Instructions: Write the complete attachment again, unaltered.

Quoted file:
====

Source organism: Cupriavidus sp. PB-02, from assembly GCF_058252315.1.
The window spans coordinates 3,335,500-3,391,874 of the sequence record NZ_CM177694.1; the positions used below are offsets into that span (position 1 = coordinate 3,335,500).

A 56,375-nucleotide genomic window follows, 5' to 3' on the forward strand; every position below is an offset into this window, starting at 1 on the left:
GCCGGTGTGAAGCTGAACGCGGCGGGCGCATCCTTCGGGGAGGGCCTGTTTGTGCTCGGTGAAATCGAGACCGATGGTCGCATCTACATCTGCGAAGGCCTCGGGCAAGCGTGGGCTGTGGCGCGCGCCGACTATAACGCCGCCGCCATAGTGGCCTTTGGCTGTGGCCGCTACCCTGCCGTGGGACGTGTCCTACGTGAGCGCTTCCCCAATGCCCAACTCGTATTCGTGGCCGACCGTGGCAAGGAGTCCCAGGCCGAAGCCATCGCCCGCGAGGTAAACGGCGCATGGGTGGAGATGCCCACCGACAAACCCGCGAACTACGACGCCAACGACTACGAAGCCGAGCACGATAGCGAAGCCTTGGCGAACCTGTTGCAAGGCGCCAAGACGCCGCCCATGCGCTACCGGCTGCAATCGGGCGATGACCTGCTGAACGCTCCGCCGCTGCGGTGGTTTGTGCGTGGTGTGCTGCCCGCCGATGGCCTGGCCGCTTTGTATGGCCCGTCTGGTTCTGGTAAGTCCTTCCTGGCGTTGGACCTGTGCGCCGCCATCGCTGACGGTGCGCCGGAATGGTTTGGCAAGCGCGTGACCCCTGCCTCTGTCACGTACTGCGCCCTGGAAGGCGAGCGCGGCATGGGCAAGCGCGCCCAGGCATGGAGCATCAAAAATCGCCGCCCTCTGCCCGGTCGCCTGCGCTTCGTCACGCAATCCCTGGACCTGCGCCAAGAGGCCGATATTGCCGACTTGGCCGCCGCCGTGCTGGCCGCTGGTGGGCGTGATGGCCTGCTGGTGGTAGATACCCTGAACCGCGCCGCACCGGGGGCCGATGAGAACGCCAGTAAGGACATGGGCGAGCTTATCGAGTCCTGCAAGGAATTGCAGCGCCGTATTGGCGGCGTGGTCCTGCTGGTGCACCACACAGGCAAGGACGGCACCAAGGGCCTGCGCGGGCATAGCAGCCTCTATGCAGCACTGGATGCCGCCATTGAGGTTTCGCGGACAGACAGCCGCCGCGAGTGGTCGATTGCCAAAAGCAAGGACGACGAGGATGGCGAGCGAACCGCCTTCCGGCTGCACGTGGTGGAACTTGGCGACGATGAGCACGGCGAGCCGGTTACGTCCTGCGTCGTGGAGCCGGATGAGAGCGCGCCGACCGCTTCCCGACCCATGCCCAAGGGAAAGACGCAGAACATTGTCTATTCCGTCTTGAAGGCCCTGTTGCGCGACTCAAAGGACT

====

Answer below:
Source organism: Cupriavidus sp. PB-02, from assembly GCF_058252315.1.
The window spans coordinates 3,335,500-3,391,874 of the sequence record NZ_CM177694.1; the positions used below are offsets into that span (position 1 = coordinate 3,335,500).

A 56,375-nucleotide genomic window follows, 5' to 3' on the forward strand; every position below is an offset into this window, starting at 1 on the left:
GCCGGTGTGAAGCTGAACGCGGCGGGCGCATCCTTCGGGGAGGGCCTGTTTGTGCTCGGTGAAATCGAGACCGATGGTCGCATCTACATCTGCGAAGGCCTCGGGCAAGCGTGGGCTGTGGCGCGCGCCGACTATAACGCCGCCGCCATAGTGGCCTTTGGCTGTGGCCGCTACCCTGCCGTGGGACGTGTCCTACGTGAGCGCTTCCCCAATGCCCAACTCGTATTCGTGGCCGACCGTGGCAAGGAGTCCCAGGCCGAAGCCATCGCCCGCGAGGTAAACGGCGCATGGGTGGAGATGCCCACCGACAAACCCGCGAACTACGACGCCAACGACTACGAAGCCGAGCACGATAGCGAAGCCTTGGCGAACCTGTTGCAAGGCGCCAAGACGCCGCCCATGCGCTACCGGCTGCAATCGGGCGATGACCTGCTGAACGCTCCGCCGCTGCGGTGGTTTGTGCGTGGTGTGCTGCCCGCCGATGGCCTGGCCGCTTTGTATGGCCCGTCTGGTTCTGGTAAGTCCTTCCTGGCGTTGGACCTGTGCGCCGCCATCGCTGACGGTGCGCCGGAATGGTTTGGCAAGCGCGTGACCCCTGCCTCTGTCACGTACTGCGCCCTGGAAGGCGAGCGCGGCATGGGCAAGCGCGCCCAGGCATGGAGCATCAAAAATCGCCGCCCTCTGCCCGGTCGCCTGCGCTTCGTCACGCAATCCCTGGACCTGCGCCAAGAGGCCGATATTGCCGACTTGGCCGCCGCCGTGCTGGCCGCTGGTGGGCGTGATGGCCTGCTGGTGGTAGATACCCTGAACCGCGCCGCACCGGGGGCCGATGAGAACGCCAGTAAGGACATGGGCGAGCTTATCGAGTCCTGCAAGGAATTGCAGCGCCGTATTGGCGGCGTGGTCCTGCTGGTGCACCACACAGGCAAGGACGGCACCAAGGGCCTGCGCGGGCATAGCAGCCTCTATGCAGCACTGGATGCCGCCATTGAGGTTTCGCGGACAGACAGCCGCCGCGAGTGGTCGATTGCCAAAAGCAAGGACGACGAGGATGGCGAGCGAACCGCCTTCCGGCTGCACGTGGTGGAACTTGGCGACGATGAGCACGGCGAGCCGGTTACGTCCTGCGTCGTGGAGCCGGATGAGAGCGCGCCGACCGCTTCCCGACCCATGCCCAAGGGAAAGACGCAGAACATTGTCTATTCCGTCTTGAAGGCCCTGTTGCGCGACTCAAAGGACT